Which book idea is your best choice?

Yesterday I told you to make sure your book is about one idea. If you have multiple ideas, how should you choose?

Here are some criteria on which you can evaluate your ideas.

  • Audience size. How big is the audience for your idea? Big audiences will have more potential sales, but small, focused audiences are easier to reach and are likely to be more connected to each other.
  • Timeliness. Is this an idea exactly on-point for a current trend? Ideally, the trend yo write about will be peaking a year from now when your book is done. If you’re writing about an idea that super-hot right now (like AI, for example), the market may be crowded with other books on the topic by the time yours comes out. The alternative is to write an evergreen book, which is harder to promote but will stay relevant far longer.
  • Your expertise. It’s great to write about what you know, and when you do, you can usually complete the book more quickly. But if everyone else already knows a lot of what you know, you’ll have to do research to expand your knowledge. If you’re writing about an intriguing idea that’s not within your usual circle of expertise, expect a long process of learning and developing the idea.
  • Case studies. Do you have access to people whose stories will bring your book to life? If you don’t, how will you find them? How will you make sure you’re not telling the same well-worn stories as everybody else? (Henry Ford and faster horses, anyone?)
  • Idea size. A small idea may be too limited to support a book-length treatment. A vast idea may be too large to cover in a single book of 65,000 words or less — and bigger books are often not just more time-consuming to write, but harder to sell. The best idea is one that’s simple to state but has enough elements and consequences to fill a moderate-sized volume.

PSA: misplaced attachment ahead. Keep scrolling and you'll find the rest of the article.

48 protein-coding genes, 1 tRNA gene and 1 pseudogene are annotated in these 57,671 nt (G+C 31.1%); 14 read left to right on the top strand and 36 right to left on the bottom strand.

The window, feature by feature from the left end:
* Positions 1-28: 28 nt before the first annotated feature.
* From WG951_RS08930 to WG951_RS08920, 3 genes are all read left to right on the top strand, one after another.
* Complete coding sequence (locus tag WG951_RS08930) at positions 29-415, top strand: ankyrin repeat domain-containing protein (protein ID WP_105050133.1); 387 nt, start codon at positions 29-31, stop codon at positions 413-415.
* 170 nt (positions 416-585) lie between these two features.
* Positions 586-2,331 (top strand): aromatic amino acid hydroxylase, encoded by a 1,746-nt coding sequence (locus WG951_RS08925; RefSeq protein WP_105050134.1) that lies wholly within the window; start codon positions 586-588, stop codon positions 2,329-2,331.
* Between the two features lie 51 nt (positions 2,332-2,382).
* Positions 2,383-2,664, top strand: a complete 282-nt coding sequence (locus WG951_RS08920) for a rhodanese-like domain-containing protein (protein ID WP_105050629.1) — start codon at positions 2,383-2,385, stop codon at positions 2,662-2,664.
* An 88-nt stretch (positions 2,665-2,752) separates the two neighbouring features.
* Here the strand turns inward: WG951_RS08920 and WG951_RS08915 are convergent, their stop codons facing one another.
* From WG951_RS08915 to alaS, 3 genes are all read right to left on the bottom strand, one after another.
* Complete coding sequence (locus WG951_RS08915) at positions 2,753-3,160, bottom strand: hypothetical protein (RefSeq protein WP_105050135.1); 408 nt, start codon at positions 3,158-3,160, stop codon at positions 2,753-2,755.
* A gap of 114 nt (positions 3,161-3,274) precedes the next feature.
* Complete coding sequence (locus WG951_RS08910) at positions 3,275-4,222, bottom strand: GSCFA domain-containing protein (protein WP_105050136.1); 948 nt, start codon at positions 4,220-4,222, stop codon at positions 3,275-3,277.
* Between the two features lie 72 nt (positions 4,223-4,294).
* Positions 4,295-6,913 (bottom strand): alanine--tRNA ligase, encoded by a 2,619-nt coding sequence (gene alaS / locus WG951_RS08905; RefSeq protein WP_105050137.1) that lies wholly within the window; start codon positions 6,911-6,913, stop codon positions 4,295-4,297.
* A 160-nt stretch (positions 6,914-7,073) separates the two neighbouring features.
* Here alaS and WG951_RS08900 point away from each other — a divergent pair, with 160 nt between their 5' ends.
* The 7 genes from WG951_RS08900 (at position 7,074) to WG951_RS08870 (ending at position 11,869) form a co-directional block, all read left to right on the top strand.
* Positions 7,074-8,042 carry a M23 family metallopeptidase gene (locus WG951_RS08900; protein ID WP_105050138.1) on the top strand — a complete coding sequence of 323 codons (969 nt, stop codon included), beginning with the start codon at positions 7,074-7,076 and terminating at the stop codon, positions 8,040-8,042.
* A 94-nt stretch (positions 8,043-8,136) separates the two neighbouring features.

• Impact on your career. Will the book generate clients and speaking engagements? Will it boost your visibility? Will it extend your reputation in a current field, or expand it into a new area?
  • Differentiation. How is your book different from all the other books on the topic?
  • Salability to publishers. How hard is the idea to explain? How sexy will it appear to agents and publishers?

Making a decision

After evaluating these criteria, figure out what book best balances the effort you’ll put in and the benefits you’ll gain. A hard-to-create book on a powerful idea with a healthy audience could boost your career for years. A quickly-assembled book on a topic you already know well could instantly put you on the map. It’s well worth the effort to carefully match up the work the book will require, your goals, and your chances of success.

It’s far better to understand your best path now then to suffer the pain of realizing, halfway in, that you made the wrong choice.

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One Comment

  1. I would add “type of ocean” to the list. Think of it as a cousin to your bullet point on differentiation.

    Last time I checked, there were more than 30,000 books on project management—the very definition of a red ocean. When I wrote Low-Code/No-Code, there were very few titles in print. That fact made proceeding a no-brainer. The ocean was blue at the time.